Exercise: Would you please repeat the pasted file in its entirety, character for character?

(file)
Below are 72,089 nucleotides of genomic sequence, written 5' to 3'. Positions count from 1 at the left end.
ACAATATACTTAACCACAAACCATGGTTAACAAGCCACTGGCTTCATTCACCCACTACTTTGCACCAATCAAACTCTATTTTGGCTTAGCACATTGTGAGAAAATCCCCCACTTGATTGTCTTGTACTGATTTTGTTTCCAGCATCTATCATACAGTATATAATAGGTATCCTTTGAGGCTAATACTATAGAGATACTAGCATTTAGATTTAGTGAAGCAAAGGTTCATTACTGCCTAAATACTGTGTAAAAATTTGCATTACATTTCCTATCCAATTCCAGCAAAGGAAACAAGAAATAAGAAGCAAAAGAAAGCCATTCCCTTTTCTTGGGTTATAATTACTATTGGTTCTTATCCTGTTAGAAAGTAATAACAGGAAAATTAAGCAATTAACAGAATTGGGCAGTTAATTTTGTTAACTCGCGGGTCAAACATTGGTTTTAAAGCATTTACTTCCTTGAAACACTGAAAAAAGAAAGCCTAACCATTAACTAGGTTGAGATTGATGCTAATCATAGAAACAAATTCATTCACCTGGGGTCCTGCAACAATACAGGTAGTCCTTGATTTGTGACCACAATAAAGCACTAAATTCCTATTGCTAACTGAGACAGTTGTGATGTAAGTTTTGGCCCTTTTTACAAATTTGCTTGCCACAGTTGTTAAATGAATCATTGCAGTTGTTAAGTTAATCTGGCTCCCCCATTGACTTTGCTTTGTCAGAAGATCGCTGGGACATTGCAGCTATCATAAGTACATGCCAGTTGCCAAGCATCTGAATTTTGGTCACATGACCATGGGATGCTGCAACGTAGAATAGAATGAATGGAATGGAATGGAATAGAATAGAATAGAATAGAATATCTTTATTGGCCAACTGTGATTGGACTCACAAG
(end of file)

Below are 72,089 nucleotides of genomic sequence, written 5' to 3'. Positions count from 1 at the left end.
ACAATATACTTAACCACAAACCATGGTTAACAAGCCACTGGCTTCATTCACCCACTACTTTGCACCAATCAAACTCTATTTTGGCTTAGCACATTGTGAGAAAATCCCCCACTTGATTGTCTTGTACTGATTTTGTTTCCAGCATCTATCATACAGTATATAATAGGTATCCTTTGAGGCTAATACTATAGAGATACTAGCATTTAGATTTAGTGAAGCAAAGGTTCATTACTGCCTAAATACTGTGTAAAAATTTGCATTACATTTCCTATCCAATTCCAGCAAAGGAAACAAGAAATAAGAAGCAAAAGAAAGCCATTCCCTTTTCTTGGGTTATAATTACTATTGGTTCTTATCCTGTTAGAAAGTAATAACAGGAAAATTAAGCAATTAACAGAATTGGGCAGTTAATTTTGTTAACTCGCGGGTCAAACATTGGTTTTAAAGCATTTACTTCCTTGAAACACTGAAAAAAGAAAGCCTAACCATTAACTAGGTTGAGATTGATGCTAATCATAGAAACAAATTCATTCACCTGGGGTCCTGCAACAATACAGGTAGTCCTTGATTTGTGACCACAATAAAGCACTAAATTCCTATTGCTAACTGAGACAGTTGTGATGTAAGTTTTGGCCCTTTTTACAAATTTGCTTGCCACAGTTGTTAAATGAATCATTGCAGTTGTTAAGTTAATCTGGCTCCCCCATTGACTTTGCTTTGTCAGAAGATCGCTGGGACATTGCAGCTATCATAAGTACATGCCAGTTGCCAAGCATCTGAATTTTGGTCACATGACCATGGGATGCTGCAACGTAGAATAGAATGAATGGAATGGAATGGAATAGAATAGAATAGAATAGAATATCTTTATTGGCCAACTGTGATTGGACTCACAAG